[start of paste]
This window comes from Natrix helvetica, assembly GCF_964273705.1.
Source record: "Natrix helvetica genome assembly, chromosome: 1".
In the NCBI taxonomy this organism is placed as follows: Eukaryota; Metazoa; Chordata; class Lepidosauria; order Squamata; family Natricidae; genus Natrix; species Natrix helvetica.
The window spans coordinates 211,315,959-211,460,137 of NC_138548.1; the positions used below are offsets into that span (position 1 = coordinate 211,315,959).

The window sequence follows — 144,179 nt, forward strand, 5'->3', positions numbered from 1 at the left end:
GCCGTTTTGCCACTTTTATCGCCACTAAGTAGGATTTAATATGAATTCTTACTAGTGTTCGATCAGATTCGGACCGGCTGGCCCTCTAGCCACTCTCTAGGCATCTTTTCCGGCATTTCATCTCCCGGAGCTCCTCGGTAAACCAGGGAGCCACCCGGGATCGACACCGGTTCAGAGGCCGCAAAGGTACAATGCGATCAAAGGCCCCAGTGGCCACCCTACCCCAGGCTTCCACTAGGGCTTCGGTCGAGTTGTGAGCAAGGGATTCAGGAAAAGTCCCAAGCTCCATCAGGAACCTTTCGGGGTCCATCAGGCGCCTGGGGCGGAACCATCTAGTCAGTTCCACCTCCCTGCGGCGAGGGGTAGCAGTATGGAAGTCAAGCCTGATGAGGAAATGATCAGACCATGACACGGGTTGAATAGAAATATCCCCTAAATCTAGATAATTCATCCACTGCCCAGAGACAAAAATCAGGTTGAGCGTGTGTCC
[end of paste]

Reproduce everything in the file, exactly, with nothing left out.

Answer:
This window comes from Natrix helvetica, assembly GCF_964273705.1.
Source record: "Natrix helvetica genome assembly, chromosome: 1".
In the NCBI taxonomy this organism is placed as follows: Eukaryota; Metazoa; Chordata; class Lepidosauria; order Squamata; family Natricidae; genus Natrix; species Natrix helvetica.
The window spans coordinates 211,315,959-211,460,137 of NC_138548.1; the positions used below are offsets into that span (position 1 = coordinate 211,315,959).

The window sequence follows — 144,179 nt, forward strand, 5'->3', positions numbered from 1 at the left end:
GCCGTTTTGCCACTTTTATCGCCACTAAGTAGGATTTAATATGAATTCTTACTAGTGTTCGATCAGATTCGGACCGGCTGGCCCTCTAGCCACTCTCTAGGCATCTTTTCCGGCATTTCATCTCCCGGAGCTCCTCGGTAAACCAGGGAGCCACCCGGGATCGACACCGGTTCAGAGGCCGCAAAGGTACAATGCGATCAAAGGCCCCAGTGGCCACCCTACCCCAGGCTTCCACTAGGGCTTCGGTCGAGTTGTGAGCAAGGGATTCAGGAAAAGTCCCAAGCTCCATCAGGAACCTTTCGGGGTCCATCAGGCGCCTGGGGCGGAACCATCTAGTCAGTTCCACCTCCCTGCGGCGAGGGGTAGCAGTATGGAAGTCAAGCCTGATGAGGAAATGATCAGACCATGACACGGGTTGAATAGAAATATCCCCTAAATCTAGATAATTCATCCACTGCCCAGAGACAAAAATCAGGTTGAGCGTGTGTCC